Although there are concerns over high vacancy rates for some commercial properties in Chengdu, the market is hard to gauge as many retail upgrades are simultaneously taking place. According to a Q1 report by Cushman & Wakefield, over 1.5 million square metres of shopping mall supply will launch in the remainder of 2015, including developments like The Atrium Phase I, Sino-Ocean Land Taikoo Li and The One. In the first two months of 2015, Chengdu’s total retail sales achieved RMB 75.6 billion ($12.4 billion), rising 10.5 percent year-on-year.
If anything, it appears that fashion may benefit more than other retail sectors in the city. According to Oxford Economics, the global forecasting arm of Oxford University that tracks 750 of the world’s largest cities, Chengdu ranks 71st in the world for consumption of clothing but by 2030, in just 15 years time, it will rise to become the 28th largest. With a projected clothing market worth $10.2 billion, consumers in Chengdu are expected be buying more than those in Melbourne, Miami, Mumbai or San Francisco.
Most analysts agree that the relentless march of big-box fashion retailers will continue during this next phase of growth, but according to Wu Yanjin, this doesn’t mean that Chengdu locals see themselves as ‘catching up with the Joneses’ in more mature markets like Hong Kong, Beijing or Shanghai. On the contrary, consumers in Chengdu are confident and adventurous, she says, but in their own laid-back, indie, whimsical way.
In other words, Chengdu’s fashion faithful are very trend-aware, she suggests, but rarely are they slaves to trends, like consumers in some cities. Unusual items from the big brands and niche designers that are hard to find even in China’s fashion capitals are a mark of this newly chic and varied retail environment. Such items are what best cater to the tastes of luxury consumers in Chengdu, especially the younger demographic, says Wu.
Much of this has to do with well-paid employment opportunities in and around the city in the high-tech manufacturing, software, logistics, defence and energy industries. More than half of the world’s Fortune 500 companies have opened offices in Chengdu, thanks in part to the number and reputation of universities nearby. Enviable rates of foreign direct investment have, in turn, reaffirmed the city’s status as the preeminent business and shopping destination for Western China, which has a regional market of 300 million people.
Tourism is big, thanks not only to wildlife conservation sites like the local panda centre but also because of the city’s foresight to protect some of its historic sites and the perception that Chengdu has a better quality of life compared to other Chinese cities. Efforts by the municipality to try to tackle pollution, spend on health care and drive eco-friendly investment haven’t gone unnoticed either. Arguably, the net effect is a more carefree lifestyle than in cities like Shanghai or Guangzhou.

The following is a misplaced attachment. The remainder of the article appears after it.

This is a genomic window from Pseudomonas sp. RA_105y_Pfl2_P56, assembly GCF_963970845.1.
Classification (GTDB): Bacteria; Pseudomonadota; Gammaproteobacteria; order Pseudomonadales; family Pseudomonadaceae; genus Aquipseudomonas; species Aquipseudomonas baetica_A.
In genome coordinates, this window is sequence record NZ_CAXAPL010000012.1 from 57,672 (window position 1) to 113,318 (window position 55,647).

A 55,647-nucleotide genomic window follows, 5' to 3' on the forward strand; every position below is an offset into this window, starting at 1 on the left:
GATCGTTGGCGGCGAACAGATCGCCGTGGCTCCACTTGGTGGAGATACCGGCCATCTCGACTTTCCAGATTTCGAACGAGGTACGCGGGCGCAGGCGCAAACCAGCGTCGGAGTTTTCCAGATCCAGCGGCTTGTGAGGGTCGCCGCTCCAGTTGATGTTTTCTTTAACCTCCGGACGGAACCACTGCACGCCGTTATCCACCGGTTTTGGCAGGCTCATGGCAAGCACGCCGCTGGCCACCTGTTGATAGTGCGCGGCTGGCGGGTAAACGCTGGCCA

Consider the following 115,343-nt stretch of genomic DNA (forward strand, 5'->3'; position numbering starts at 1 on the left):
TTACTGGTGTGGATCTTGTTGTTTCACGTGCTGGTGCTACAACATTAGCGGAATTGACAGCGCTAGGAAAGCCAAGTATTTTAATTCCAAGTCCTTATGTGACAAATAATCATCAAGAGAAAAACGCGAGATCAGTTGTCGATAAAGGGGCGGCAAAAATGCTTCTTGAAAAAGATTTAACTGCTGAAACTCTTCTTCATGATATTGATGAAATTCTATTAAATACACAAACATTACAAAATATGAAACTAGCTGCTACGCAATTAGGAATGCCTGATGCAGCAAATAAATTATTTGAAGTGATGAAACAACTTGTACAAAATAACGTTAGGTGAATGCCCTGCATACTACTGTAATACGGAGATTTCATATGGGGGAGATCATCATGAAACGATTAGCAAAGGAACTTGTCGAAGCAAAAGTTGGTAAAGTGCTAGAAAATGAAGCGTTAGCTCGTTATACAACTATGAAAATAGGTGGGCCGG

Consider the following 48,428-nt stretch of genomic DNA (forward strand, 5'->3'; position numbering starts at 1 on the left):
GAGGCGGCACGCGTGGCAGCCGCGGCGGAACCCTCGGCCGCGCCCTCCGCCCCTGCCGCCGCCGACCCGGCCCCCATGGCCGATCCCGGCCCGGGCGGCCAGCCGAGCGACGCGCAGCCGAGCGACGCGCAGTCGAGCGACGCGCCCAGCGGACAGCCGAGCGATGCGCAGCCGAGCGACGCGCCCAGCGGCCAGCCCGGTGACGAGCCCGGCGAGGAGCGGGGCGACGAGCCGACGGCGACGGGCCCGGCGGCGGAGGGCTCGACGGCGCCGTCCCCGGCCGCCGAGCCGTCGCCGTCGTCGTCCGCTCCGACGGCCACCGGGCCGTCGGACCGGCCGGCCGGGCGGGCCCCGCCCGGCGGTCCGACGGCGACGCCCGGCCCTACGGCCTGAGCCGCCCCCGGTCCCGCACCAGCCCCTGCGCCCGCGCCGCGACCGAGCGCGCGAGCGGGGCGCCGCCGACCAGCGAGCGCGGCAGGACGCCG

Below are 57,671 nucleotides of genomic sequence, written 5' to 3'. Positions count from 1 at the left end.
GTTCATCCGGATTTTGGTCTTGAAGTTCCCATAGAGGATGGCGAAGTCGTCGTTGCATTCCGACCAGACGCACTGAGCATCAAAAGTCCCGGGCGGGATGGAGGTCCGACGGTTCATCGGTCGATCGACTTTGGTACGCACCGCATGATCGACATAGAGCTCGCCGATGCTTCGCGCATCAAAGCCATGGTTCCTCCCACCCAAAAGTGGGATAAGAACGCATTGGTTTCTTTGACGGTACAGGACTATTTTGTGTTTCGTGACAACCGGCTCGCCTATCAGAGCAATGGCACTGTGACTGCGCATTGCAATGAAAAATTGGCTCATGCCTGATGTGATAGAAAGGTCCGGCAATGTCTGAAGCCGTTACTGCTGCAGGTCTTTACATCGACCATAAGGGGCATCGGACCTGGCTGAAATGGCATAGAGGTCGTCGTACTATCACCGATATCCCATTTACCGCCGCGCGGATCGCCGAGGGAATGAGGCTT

Chengdu’s light-hearted spirit can be seen in the way that much of the market wears and consumes fashion too. Take the multi-brand boutique Dressing For Fun, which was launched by Xiao Ai three years ago. When written in Chinese, the shop name characters are pronounced ‘Shua Shan’ which literally means “playing with clothes” in the local Sichuanese dialect.
Dressing For Fun stocks an interesting mix of rising Chinese designers like Momo Wang and Peiran Gong as well as young international brands including Marques Almeida from London and Ann-Sofie Back from Sweden. Such stores are still relatively rare anywhere on the Chinese mainland, let alone in the country’s remote southwest. More revealing perhaps, is the fact that the retailer also stages off-site pop-up vintage designer shops called “People are Strange” with avant-garde Japanese and Belgian designers.
“We have a very mature luxury market here. Before the major brands were introduced to the city, Chengdu people were already used to travelling all around the world to find what they liked or asking someone abroad to buy special branded items for them,” says Dressing For Fun’s owner Xiao Ai.
Yuanyi Jeff Lee, a Shanghai-based stylist who spent his middle school years in Chengdu, is also impressed by Chengdu’s booming fashion scene. “Chengdu people are living life faster than before and more [extravagantly] too,” he says. “They hold a very different view of their personal finances compared to people living in Beijing, Shanghai or Guangzhou. A Chengdu person might spend four times the amount someone in Shanghai would spend from their disposable income.”
One of Lee’s preferred local stores is Sihe, which hosts an impressive selection of independent Chinese designers including Masha Ma, Simon Gao and Ran Fan, as well as rising stars like Ricostru. Another retail pioneer on the Chengdu scene is Chen Xiaoyu, the founder of Pavallion Boutique who spends several weeks on the road touring fashion weeks in Europe, China and the US each season to buy her popular edit of some of the most talked-about luxury brands on the market like Proenza Schouler and Alexander Wang.
“We have some very loyal customers who easily spend ten to a hundred thousand RMB (about $1,600 to $16,000) here. They tend to stick to very specific brands though,”says Zhang Min, the manager of Pavallion Boutique, which is situated in Tongzilin, a wealthy residential neighbourhood to the south of the city’s recently refurbished Wuhou District.
“The younger customers may spend less, but they are more open-minded to new brands like the Chinese designers we began introducing recently, like Masha Ma and Qiu Hao. Believe it or not, it is the youngest customers who are actually our biggest sales driver, so I don’t think Chengdu’s fashion market is going anywhere but up.”